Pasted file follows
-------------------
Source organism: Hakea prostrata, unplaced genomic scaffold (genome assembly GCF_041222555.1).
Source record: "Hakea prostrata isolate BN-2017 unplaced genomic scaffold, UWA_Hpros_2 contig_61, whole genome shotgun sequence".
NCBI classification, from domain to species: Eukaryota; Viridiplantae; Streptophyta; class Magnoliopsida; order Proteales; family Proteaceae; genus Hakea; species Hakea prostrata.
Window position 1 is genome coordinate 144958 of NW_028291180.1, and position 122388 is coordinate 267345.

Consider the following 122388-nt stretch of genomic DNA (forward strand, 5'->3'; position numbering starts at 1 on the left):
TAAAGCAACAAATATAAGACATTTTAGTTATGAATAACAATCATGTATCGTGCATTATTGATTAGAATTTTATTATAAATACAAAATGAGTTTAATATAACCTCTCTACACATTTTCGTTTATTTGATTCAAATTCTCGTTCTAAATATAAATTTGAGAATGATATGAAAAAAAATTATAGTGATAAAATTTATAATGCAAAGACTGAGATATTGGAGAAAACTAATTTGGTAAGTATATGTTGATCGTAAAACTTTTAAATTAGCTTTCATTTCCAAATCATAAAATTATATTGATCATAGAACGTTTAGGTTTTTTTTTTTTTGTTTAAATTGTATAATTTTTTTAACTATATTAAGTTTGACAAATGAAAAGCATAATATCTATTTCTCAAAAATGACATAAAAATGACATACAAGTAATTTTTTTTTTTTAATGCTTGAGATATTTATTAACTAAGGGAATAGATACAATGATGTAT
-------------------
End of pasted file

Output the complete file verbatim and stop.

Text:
Source organism: Hakea prostrata, unplaced genomic scaffold (genome assembly GCF_041222555.1).
Source record: "Hakea prostrata isolate BN-2017 unplaced genomic scaffold, UWA_Hpros_2 contig_61, whole genome shotgun sequence".
NCBI classification, from domain to species: Eukaryota; Viridiplantae; Streptophyta; class Magnoliopsida; order Proteales; family Proteaceae; genus Hakea; species Hakea prostrata.
Window position 1 is genome coordinate 144958 of NW_028291180.1, and position 122388 is coordinate 267345.

Consider the following 122388-nt stretch of genomic DNA (forward strand, 5'->3'; position numbering starts at 1 on the left):
TAAAGCAACAAATATAAGACATTTTAGTTATGAATAACAATCATGTATCGTGCATTATTGATTAGAATTTTATTATAAATACAAAATGAGTTTAATATAACCTCTCTACACATTTTCGTTTATTTGATTCAAATTCTCGTTCTAAATATAAATTTGAGAATGATATGAAAAAAAATTATAGTGATAAAATTTATAATGCAAAGACTGAGATATTGGAGAAAACTAATTTGGTAAGTATATGTTGATCGTAAAACTTTTAAATTAGCTTTCATTTCCAAATCATAAAATTATATTGATCATAGAACGTTTAGGTTTTTTTTTTTTTGTTTAAATTGTATAATTTTTTTAACTATATTAAGTTTGACAAATGAAAAGCATAATATCTATTTCTCAAAAATGACATAAAAATGACATACAAGTAATTTTTTTTTTTTAATGCTTGAGATATTTATTAACTAAGGGAATAGATACAATGATGTAT